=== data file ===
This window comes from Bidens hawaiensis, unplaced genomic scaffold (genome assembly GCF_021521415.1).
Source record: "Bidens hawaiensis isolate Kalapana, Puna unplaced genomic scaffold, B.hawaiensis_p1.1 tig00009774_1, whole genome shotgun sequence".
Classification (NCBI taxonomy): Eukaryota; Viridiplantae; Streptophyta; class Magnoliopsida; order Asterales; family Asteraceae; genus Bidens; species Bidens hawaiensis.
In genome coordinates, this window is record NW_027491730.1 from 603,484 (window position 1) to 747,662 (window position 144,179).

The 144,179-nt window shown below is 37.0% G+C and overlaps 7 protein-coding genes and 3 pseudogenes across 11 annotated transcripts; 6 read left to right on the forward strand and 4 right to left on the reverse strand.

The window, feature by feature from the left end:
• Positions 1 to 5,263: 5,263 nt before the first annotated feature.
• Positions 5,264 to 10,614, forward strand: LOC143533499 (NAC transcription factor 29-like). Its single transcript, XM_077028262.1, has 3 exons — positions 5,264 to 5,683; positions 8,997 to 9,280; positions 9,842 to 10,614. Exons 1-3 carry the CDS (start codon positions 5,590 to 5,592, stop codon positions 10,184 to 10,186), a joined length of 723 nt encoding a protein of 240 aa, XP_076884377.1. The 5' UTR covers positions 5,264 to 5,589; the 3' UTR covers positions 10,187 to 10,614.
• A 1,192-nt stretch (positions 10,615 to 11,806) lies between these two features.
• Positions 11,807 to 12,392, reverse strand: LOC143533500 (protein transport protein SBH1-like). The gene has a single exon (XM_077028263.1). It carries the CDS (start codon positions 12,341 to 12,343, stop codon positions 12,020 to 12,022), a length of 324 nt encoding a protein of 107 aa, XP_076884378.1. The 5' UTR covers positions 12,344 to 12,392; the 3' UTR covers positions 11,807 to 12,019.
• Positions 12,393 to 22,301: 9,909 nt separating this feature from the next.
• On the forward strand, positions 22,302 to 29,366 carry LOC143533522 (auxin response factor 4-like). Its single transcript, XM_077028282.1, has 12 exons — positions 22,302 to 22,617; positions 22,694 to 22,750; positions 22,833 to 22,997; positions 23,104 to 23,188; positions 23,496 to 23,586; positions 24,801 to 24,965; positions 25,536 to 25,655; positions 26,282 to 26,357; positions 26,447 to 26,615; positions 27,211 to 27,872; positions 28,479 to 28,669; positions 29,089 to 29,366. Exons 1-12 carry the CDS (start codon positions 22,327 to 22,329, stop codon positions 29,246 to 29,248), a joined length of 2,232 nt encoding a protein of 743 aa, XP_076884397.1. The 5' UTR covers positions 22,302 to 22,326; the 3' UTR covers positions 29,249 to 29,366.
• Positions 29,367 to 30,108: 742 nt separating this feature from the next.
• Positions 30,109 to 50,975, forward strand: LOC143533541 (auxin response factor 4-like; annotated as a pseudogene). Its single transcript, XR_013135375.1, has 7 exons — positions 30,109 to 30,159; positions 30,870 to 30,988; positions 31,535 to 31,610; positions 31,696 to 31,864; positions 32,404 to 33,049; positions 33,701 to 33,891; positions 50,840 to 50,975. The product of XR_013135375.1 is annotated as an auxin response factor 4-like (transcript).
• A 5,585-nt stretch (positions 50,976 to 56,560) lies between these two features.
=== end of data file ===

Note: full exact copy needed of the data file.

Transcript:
This window comes from Bidens hawaiensis, unplaced genomic scaffold (genome assembly GCF_021521415.1).
Source record: "Bidens hawaiensis isolate Kalapana, Puna unplaced genomic scaffold, B.hawaiensis_p1.1 tig00009774_1, whole genome shotgun sequence".
Classification (NCBI taxonomy): Eukaryota; Viridiplantae; Streptophyta; class Magnoliopsida; order Asterales; family Asteraceae; genus Bidens; species Bidens hawaiensis.
In genome coordinates, this window is record NW_027491730.1 from 603,484 (window position 1) to 747,662 (window position 144,179).

The 144,179-nt window shown below is 37.0% G+C and overlaps 7 protein-coding genes and 3 pseudogenes across 11 annotated transcripts; 6 read left to right on the forward strand and 4 right to left on the reverse strand.

The window, feature by feature from the left end:
• Positions 1 to 5,263: 5,263 nt before the first annotated feature.
• Positions 5,264 to 10,614, forward strand: LOC143533499 (NAC transcription factor 29-like). Its single transcript, XM_077028262.1, has 3 exons — positions 5,264 to 5,683; positions 8,997 to 9,280; positions 9,842 to 10,614. Exons 1-3 carry the CDS (start codon positions 5,590 to 5,592, stop codon positions 10,184 to 10,186), a joined length of 723 nt encoding a protein of 240 aa, XP_076884377.1. The 5' UTR covers positions 5,264 to 5,589; the 3' UTR covers positions 10,187 to 10,614.
• A 1,192-nt stretch (positions 10,615 to 11,806) lies between these two features.
• Positions 11,807 to 12,392, reverse strand: LOC143533500 (protein transport protein SBH1-like). The gene has a single exon (XM_077028263.1). It carries the CDS (start codon positions 12,341 to 12,343, stop codon positions 12,020 to 12,022), a length of 324 nt encoding a protein of 107 aa, XP_076884378.1. The 5' UTR covers positions 12,344 to 12,392; the 3' UTR covers positions 11,807 to 12,019.
• Positions 12,393 to 22,301: 9,909 nt separating this feature from the next.
• On the forward strand, positions 22,302 to 29,366 carry LOC143533522 (auxin response factor 4-like). Its single transcript, XM_077028282.1, has 12 exons — positions 22,302 to 22,617; positions 22,694 to 22,750; positions 22,833 to 22,997; positions 23,104 to 23,188; positions 23,496 to 23,586; positions 24,801 to 24,965; positions 25,536 to 25,655; positions 26,282 to 26,357; positions 26,447 to 26,615; positions 27,211 to 27,872; positions 28,479 to 28,669; positions 29,089 to 29,366. Exons 1-12 carry the CDS (start codon positions 22,327 to 22,329, stop codon positions 29,246 to 29,248), a joined length of 2,232 nt encoding a protein of 743 aa, XP_076884397.1. The 5' UTR covers positions 22,302 to 22,326; the 3' UTR covers positions 29,249 to 29,366.
• Positions 29,367 to 30,108: 742 nt separating this feature from the next.
• Positions 30,109 to 50,975, forward strand: LOC143533541 (auxin response factor 4-like; annotated as a pseudogene). Its single transcript, XR_013135375.1, has 7 exons — positions 30,109 to 30,159; positions 30,870 to 30,988; positions 31,535 to 31,610; positions 31,696 to 31,864; positions 32,404 to 33,049; positions 33,701 to 33,891; positions 50,840 to 50,975. The product of XR_013135375.1 is annotated as an auxin response factor 4-like (transcript).
• A 5,585-nt stretch (positions 50,976 to 56,560) lies between these two features.